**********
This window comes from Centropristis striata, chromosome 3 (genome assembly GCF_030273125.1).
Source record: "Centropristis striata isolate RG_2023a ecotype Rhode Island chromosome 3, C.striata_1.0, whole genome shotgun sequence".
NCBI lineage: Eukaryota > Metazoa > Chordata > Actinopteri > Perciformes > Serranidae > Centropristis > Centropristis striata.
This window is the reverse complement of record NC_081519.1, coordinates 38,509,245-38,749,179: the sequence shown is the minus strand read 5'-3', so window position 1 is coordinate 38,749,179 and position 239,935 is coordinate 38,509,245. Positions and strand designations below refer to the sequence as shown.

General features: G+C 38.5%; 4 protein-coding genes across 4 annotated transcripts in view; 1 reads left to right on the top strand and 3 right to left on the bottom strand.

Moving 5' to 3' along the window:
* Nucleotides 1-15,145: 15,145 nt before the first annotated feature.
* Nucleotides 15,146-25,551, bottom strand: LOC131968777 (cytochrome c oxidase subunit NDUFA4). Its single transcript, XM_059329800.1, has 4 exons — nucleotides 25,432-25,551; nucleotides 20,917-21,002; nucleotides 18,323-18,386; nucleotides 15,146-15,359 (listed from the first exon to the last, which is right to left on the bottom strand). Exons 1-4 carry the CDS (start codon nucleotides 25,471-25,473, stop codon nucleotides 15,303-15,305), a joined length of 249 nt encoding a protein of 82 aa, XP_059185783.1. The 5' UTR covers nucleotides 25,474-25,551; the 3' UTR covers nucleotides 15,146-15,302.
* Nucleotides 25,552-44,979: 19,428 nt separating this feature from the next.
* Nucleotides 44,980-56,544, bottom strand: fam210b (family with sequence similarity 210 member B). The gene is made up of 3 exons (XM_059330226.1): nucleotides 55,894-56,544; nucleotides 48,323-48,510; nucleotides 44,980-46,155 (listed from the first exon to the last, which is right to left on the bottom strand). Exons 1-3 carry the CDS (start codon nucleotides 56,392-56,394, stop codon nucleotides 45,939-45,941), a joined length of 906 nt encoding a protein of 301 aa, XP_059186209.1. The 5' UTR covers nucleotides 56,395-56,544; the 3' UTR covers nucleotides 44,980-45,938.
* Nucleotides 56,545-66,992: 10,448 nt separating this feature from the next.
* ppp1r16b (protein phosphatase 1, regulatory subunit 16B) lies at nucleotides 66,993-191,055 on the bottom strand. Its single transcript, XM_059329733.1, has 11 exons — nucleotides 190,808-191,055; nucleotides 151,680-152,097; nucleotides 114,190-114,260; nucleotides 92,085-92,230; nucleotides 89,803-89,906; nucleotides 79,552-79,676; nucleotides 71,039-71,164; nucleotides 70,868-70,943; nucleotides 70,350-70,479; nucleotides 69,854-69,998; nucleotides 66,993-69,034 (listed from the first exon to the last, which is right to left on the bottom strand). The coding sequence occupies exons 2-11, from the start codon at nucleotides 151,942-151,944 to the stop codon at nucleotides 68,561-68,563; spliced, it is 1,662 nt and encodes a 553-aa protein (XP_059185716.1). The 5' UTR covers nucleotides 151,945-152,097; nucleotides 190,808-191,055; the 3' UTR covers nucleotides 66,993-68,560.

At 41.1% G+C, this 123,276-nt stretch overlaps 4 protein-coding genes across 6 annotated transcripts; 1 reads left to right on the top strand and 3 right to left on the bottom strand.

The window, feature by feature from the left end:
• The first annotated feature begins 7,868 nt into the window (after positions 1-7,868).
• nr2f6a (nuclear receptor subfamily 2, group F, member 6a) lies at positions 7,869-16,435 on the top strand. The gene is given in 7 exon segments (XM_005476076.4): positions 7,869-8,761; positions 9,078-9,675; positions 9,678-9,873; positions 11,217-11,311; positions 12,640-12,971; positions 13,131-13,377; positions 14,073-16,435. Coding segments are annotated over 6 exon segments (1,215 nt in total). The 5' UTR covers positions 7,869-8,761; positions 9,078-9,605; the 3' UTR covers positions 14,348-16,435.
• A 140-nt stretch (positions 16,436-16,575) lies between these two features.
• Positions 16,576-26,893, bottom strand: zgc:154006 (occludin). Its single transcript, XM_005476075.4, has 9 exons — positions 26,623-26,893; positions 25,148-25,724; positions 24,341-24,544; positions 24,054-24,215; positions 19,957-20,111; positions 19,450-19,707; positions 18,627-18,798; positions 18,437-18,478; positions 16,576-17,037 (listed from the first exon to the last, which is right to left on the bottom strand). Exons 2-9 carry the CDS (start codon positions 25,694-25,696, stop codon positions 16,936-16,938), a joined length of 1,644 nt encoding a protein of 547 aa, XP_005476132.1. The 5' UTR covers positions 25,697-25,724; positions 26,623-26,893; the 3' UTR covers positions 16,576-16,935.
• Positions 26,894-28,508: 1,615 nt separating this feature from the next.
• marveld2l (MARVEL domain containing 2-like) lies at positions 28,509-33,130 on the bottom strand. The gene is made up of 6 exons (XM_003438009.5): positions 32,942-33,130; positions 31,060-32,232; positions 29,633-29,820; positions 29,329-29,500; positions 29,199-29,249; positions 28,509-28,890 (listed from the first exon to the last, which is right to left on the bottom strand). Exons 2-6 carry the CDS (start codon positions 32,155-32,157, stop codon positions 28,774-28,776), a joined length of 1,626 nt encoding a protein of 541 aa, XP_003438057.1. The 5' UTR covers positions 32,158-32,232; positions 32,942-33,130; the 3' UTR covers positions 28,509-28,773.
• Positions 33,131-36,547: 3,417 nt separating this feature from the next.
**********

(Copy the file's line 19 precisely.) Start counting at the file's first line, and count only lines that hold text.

• Positions 26,894-28,508: 1,615 nt separating this feature from the next.